The Black Dog

A black dog is how Churchill thought of depression. He stole the phrase from Samuel Johnson who in turn drew on older images of black dogs as the harbingers of death or the Devil. The comparison to a black dog, for this reason and others, is not inapt. Dogs loyally follow you everywhere, they occasionally bite and are always underfoot.

Last week I had to get myself going to a three-day conference out of town.  I knew I had exactly two hours to drive to the conference, and leave myself enough time to get a bite to eat and get myself settled. The conference was set to begin at 1300. I left at 1055. I really didn’t want to got, though I knew I would meet up with friends I hadn’t seen in a long time, and have an experience that would be both meaningful and engaging. Before I went, I fiddled around nearly up the the last minute before I finished packing, washed and got dressed. As I saw my reflection in the mirror I looked at myself critically. I looked exhausted. My face was puffy and I had large circles under my eyes.

I thought: Okay, now it’s official. I’m depressed. The Black Dog is back and I know it well. Lack of  sleep, no motivation, poor appetite, withdrawing from social interaction, and so on.

I’ve been diagnosed with major depression in the past. My history goes back a long way. I know in my case it’s strongly seasonally associated. It will peak in March and April, before magically disappearing in May and in spring sunshine. Some years are better then others.  In the past two or three years, I haven’t been depressed at all. In 2003 and 2004 it was so severe I had suicidal ideation. In 1987 I couldn’t, literally, get out of bed for a month. My Grade 5 teacher was so concerned about my sudden silence she sent a note home to my mother. The Black Dog’s been at my heels a long time.

For health care professionals depression is a condition that is doubly damning and isolating. The stigma associated in a normal social context is bad enough. If live the life typical of the middle class, you really think you have absolutely no one you can confide in. You don’t want to be The Clingy Friend With The Issues. Seeking care from your GP is embarrassing. Your employer will accuse you of malingering or worse. And so it goes.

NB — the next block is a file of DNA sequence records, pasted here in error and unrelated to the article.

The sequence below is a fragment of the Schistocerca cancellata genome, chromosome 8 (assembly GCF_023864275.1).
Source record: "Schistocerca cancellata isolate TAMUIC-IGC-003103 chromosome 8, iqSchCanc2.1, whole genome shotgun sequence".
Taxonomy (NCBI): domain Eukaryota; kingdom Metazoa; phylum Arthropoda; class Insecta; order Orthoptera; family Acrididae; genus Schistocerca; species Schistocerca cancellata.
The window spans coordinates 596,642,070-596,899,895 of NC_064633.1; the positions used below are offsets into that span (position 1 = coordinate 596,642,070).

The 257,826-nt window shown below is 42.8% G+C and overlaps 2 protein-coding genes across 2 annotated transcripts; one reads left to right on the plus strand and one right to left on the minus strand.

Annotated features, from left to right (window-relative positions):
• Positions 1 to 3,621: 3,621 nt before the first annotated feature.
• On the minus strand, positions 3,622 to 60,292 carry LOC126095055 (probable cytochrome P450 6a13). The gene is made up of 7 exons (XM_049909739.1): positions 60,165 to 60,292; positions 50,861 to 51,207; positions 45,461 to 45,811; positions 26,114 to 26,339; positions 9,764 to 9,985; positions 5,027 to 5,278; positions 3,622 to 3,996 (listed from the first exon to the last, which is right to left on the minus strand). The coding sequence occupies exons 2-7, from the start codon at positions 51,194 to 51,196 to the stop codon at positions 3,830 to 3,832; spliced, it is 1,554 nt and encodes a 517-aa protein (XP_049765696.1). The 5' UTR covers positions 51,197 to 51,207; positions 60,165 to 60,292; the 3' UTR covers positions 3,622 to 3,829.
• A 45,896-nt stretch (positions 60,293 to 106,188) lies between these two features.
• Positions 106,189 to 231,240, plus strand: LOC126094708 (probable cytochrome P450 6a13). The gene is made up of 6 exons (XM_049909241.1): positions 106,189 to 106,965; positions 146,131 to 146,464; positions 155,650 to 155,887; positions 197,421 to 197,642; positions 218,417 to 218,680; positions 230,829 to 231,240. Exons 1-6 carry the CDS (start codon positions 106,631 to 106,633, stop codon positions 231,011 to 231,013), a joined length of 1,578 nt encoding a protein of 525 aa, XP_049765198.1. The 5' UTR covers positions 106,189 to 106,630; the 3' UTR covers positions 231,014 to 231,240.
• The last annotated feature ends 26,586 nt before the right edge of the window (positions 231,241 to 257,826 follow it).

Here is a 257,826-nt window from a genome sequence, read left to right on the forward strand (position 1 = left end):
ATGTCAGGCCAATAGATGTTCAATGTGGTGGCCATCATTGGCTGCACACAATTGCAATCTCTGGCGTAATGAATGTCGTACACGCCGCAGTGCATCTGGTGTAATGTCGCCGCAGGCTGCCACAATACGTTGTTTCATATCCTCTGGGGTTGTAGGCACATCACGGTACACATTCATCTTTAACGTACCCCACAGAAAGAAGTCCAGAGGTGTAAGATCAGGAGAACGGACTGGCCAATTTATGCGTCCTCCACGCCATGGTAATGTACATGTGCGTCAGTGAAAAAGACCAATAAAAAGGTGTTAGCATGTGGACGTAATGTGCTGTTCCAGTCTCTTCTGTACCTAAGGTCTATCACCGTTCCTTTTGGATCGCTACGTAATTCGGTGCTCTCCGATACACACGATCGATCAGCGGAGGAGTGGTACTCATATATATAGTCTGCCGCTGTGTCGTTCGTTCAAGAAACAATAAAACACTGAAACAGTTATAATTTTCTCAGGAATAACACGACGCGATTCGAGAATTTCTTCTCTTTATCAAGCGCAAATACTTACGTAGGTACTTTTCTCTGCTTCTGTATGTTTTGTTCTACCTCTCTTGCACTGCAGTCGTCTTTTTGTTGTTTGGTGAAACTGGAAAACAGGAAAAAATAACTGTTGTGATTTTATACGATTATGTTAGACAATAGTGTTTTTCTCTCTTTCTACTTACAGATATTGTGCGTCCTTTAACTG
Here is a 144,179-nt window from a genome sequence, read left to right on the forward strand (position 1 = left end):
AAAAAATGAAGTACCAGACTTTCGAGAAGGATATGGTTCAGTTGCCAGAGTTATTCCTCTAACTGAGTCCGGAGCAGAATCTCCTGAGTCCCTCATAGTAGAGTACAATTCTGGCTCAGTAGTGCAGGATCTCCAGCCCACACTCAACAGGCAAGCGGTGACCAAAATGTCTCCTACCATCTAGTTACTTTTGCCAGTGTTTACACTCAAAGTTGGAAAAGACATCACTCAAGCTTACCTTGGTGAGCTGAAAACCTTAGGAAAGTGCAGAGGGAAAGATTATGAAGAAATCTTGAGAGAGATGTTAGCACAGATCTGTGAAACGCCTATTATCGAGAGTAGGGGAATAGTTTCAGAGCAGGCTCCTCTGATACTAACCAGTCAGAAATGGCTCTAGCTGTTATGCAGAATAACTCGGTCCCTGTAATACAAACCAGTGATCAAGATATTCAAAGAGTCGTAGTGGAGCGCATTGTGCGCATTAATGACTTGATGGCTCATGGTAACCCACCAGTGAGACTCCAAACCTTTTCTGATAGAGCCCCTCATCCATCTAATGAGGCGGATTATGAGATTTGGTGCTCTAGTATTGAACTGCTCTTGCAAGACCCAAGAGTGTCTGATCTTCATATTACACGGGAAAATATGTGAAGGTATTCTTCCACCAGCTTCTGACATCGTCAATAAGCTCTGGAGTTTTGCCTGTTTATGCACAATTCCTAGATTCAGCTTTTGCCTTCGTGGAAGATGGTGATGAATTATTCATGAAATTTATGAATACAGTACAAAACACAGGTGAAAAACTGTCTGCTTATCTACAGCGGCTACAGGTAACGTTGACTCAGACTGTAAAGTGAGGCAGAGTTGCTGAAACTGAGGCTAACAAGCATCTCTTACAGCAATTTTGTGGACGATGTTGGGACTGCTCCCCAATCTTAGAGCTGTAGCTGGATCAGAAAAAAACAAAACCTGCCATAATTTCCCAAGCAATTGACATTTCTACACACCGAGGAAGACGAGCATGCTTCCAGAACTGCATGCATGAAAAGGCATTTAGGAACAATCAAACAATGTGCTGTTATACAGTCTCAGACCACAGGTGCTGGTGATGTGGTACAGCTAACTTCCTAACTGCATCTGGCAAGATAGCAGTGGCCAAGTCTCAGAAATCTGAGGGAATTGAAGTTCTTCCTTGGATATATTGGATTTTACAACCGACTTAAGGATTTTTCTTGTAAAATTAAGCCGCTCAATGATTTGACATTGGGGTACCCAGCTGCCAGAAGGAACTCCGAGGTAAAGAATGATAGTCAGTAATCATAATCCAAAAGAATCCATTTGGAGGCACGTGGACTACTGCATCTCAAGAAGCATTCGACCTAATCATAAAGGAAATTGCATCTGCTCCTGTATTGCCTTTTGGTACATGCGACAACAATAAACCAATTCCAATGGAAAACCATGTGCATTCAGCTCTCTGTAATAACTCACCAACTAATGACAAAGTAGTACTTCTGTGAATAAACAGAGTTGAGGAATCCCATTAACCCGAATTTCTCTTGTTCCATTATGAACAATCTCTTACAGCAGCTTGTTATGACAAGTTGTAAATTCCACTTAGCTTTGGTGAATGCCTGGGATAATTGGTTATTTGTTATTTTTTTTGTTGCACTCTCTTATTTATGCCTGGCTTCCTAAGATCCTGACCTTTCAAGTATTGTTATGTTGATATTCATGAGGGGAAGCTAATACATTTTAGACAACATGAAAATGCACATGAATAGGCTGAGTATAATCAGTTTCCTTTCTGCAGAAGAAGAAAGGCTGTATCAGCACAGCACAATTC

But if you’re a health care professional, forget about it. You are totally alone, and you feel like you’re totally screwed. Professional stigmatization, we all know, is far worse than social. We are much harder on our colleagues with depression than our patients. You don’t want to be known as that “crazy nurse”. Depression, like any mental health issue, becomes tied up with fitness to practice issues, so disclosure to any professional becomes problematic. Professional regulatory bodies are concerned with patient safety, and will take effectively — though in fairness, not officially — a punitive view of any mental illness under the guise of protecting the public. There are, needless to say, very strong disincentives not to seek treatment, in short, to suffer in silence.

The fact that I can only write openly (and safely) about it as an anonymous nurse-blogger says a lot, volumes and volumes broadcast by loudspeaker, in fact, both about our society and how we care for each other.

I know what I need to do and what will help. Exercise, ADLs, diet, so on and so forth. A week  puttering in the garden in April will do wonders. I cope. I don’t bother with my GP anymore: I love him dearly, but it’s too embarrassing for the both of us. Talking to him about it is like telling your father about your sex life. At work, I misdirect my colleagues. “You look tired,” they say. I tell them I haven’t been sleeping well: not a lie, exactly. But not the whole truth, either.

It will pass. I know this in my head, but secretly my heart is afraid it won’t, and I will have nowhere to turn.

But I’m thankful there is no suicidal ideation this time.

I wonder sometimes how many other health care professionals are in the same cage of social and professional shame. And I fear for them too, living with their own Black Dogs.

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  1. #1 by anonymous on Friday 12 March 2010 - 0850

    I live with my own black dog. Have had serious, deep depressive episodes since I was around 12-13 years old. Have attempted suicide. Have had suicidal ideations. I’ve been on antidepressants since I was 20. I’m now 36. I still go through deep, dark periods, but they usually aren’t very long lasting, thanks to the meds. Sleep? What’s that? Chronic insomnia. Have tried a variety of meds to help with sleep – nothing works for a nice, solid 7-8 hrs of sleep — which makes everything so much worse when you cannot get a restful sleep. Also have fibromyalgia. I don’t talk to my coworkers about my depression or my fibro.